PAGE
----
For the past two-thirds of a year, TikToker Dylan Mulvaney has been documenting her "Days of Girlhood" after coming out as a trans woman on TikTok. The vlog-style series has been educational and emotional, and one that has catapulted Mulvaney toward a growing following of over 8.9 million on the app.
Recently, Mulvaney's videos were discovered by Tennessee Republican Sen. Marsha Blackburn, who shared a clip from the TikToker's series where Mulvaney is talking about going to the mall in shorts and noticing that people were "staring directly at [her] crotch because [her] crotch doesn't look like other women's crotches sometimes."
In response to seeing this, Blackburn tweeted, "Dylan Mulvaney, Joe Biden, and radical left-wing lunatics want to make this absurdity normal."
To which Caitlyn Jenner inserted herself and responded to the divisive tweet by saying, "He is talking about his penis!" (This response has since been deleted.)
Not only did Jenner misgender Mulvaney, but she also doubled down on her statement by following up with, "There is a difference between acceptance and tolerance, and normalizing exposing your genitals in a public way and a public place. I do not support that at all, in the slightest. Dylan...congrats [you're] trans with a penis."
People online immediately came to Mulvaney's defense and pointed out Jenner's misgendering of Mulvaney as well as the hypocrisy of Jenner, a fellow trans woman, making those comments.
And others dragged Jenner for claiming Mulvaney was exposing herself when she was wearing shorts that would pass a middle school finger-length test.
"Girl," Mulvaney said. "You're making me sound like I'm some creepy flasher exposing myself."
The 25-year-old then pointed to the video Jenner condemned, and remembered how, after posting, two trans women gifted her with underwear designed for tucking and taught her how to use them because "they could tell I was struggling," she said.
"And I'm just curious if you can think back to your early days of transitioning and being embarrassed about your body or having strangers give you dirty looks," Mulvaney questioned. "That's why I made that video — because I was embarrassed and I wanted to reclaim my body in a positive way. And now you've taken that and you've turned it into something really ugly."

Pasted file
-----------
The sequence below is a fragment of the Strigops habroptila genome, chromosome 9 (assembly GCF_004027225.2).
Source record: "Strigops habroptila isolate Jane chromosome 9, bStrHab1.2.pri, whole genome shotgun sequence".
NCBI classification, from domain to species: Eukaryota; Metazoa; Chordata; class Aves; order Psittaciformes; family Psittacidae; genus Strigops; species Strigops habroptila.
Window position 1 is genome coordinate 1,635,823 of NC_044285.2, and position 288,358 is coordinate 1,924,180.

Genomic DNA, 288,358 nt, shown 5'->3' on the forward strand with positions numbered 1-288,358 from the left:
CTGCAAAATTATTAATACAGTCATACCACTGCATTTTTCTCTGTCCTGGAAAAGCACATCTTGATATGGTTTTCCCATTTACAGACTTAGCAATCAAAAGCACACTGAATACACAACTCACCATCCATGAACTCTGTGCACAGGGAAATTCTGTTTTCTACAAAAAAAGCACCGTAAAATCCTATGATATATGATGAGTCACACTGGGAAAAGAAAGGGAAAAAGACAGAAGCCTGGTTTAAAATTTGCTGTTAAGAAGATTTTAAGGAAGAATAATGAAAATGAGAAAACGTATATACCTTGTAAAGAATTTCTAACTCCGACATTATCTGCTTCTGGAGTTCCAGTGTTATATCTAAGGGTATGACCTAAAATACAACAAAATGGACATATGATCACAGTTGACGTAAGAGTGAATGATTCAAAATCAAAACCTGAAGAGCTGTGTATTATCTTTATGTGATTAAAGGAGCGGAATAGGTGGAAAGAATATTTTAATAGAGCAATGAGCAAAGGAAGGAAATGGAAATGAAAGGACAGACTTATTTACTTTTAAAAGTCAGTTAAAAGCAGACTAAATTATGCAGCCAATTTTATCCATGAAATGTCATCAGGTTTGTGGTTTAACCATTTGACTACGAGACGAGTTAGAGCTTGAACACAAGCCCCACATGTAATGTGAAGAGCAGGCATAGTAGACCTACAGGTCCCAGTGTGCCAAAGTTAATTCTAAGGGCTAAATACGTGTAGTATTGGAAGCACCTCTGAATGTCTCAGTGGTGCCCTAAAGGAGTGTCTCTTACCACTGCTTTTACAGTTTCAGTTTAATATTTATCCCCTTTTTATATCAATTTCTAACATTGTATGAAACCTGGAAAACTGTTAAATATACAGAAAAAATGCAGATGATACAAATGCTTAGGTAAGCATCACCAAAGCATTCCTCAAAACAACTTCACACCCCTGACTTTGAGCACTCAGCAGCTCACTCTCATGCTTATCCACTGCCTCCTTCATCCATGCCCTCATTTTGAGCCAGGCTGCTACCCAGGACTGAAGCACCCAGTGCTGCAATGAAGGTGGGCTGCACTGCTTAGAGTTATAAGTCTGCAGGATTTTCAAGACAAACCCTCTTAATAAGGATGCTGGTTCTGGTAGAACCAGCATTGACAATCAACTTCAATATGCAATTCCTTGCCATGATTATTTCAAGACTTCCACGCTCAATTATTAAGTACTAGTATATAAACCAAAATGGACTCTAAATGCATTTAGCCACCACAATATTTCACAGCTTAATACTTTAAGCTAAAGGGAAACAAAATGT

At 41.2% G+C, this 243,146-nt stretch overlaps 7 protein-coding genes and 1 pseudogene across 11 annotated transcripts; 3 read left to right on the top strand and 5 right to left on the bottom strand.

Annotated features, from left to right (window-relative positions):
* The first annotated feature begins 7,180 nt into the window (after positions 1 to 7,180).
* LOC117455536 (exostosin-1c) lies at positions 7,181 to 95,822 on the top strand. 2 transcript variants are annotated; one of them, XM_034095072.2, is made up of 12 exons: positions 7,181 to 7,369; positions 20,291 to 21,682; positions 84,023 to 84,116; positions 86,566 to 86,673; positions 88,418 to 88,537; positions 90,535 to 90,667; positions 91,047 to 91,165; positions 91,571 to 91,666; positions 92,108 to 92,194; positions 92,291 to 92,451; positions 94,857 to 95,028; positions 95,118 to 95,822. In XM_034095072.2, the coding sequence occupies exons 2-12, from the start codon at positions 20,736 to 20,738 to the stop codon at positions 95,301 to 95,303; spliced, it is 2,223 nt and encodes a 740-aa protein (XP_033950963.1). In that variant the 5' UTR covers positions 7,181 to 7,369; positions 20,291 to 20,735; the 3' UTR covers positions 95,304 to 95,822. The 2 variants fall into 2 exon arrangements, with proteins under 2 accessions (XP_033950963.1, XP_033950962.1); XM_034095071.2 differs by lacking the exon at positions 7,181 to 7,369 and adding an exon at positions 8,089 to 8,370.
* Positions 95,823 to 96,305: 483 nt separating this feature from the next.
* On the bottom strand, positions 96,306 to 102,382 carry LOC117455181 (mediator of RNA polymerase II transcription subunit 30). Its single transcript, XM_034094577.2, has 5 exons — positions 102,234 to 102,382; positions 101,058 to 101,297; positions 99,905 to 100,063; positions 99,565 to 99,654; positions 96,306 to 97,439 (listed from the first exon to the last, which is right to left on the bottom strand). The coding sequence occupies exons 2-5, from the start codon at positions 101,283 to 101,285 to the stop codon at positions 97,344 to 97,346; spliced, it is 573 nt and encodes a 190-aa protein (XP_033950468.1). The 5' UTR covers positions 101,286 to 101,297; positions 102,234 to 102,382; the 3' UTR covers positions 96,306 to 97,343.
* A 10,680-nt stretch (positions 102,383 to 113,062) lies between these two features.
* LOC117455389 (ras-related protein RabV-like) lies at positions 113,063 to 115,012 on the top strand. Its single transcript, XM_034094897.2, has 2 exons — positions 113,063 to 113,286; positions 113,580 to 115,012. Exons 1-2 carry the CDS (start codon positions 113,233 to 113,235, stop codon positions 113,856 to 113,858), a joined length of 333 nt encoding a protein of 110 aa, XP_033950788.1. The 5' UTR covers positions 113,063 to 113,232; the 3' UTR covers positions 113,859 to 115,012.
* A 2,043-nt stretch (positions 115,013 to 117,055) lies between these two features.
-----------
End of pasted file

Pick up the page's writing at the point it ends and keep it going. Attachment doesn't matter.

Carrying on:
"I've cheered you on from the second you came out, truly, and I'm so happy that you've had the surgeries that you've desired," she continued. "But I'm 25 years old and I'm on day 233. I can't even get bottom surgery right now if I wanted to — I haven't been on hormones long enough. ... I'm not as far along as you. Please be patient."
Mulvaney went on to acknowledge that this situation has made her hesitant about sharing her own journey because she plans to seek surgery in the future, but she does not want her decision to negatively affect views about trans women who have not undergone or do not want to undergo surgery.
"A trans person invalidating another trans person's transness is pretty evil, in my eyes," she said.
"You've been accepted by a group of people that clearly does not accept me, and nearly every day this week, I've been called a 'freak,' a 'child predator,' an 'absurdity.' I'm none of those things that your cohorts are painting me to be. And my question for you is, Don't you feel a little lonely over there? These people that you're standing with — I don't know if they have your best intentions at heart. But they will use you to make me and the trans community life a lot harder than it already is," she concluded.
BuzzFeed has reached out to Mulvaney for comment, and we'll update you if we hear back.
If you or someone you know has experienced anti-LGBTQ violence or harassment, you can contact the National Coalition of Anti-Violence Programs hotline at 1-212-714-1141.
Peer-support services are available at the Trans Lifeline. You can call the hotline at 1-877-565-8860.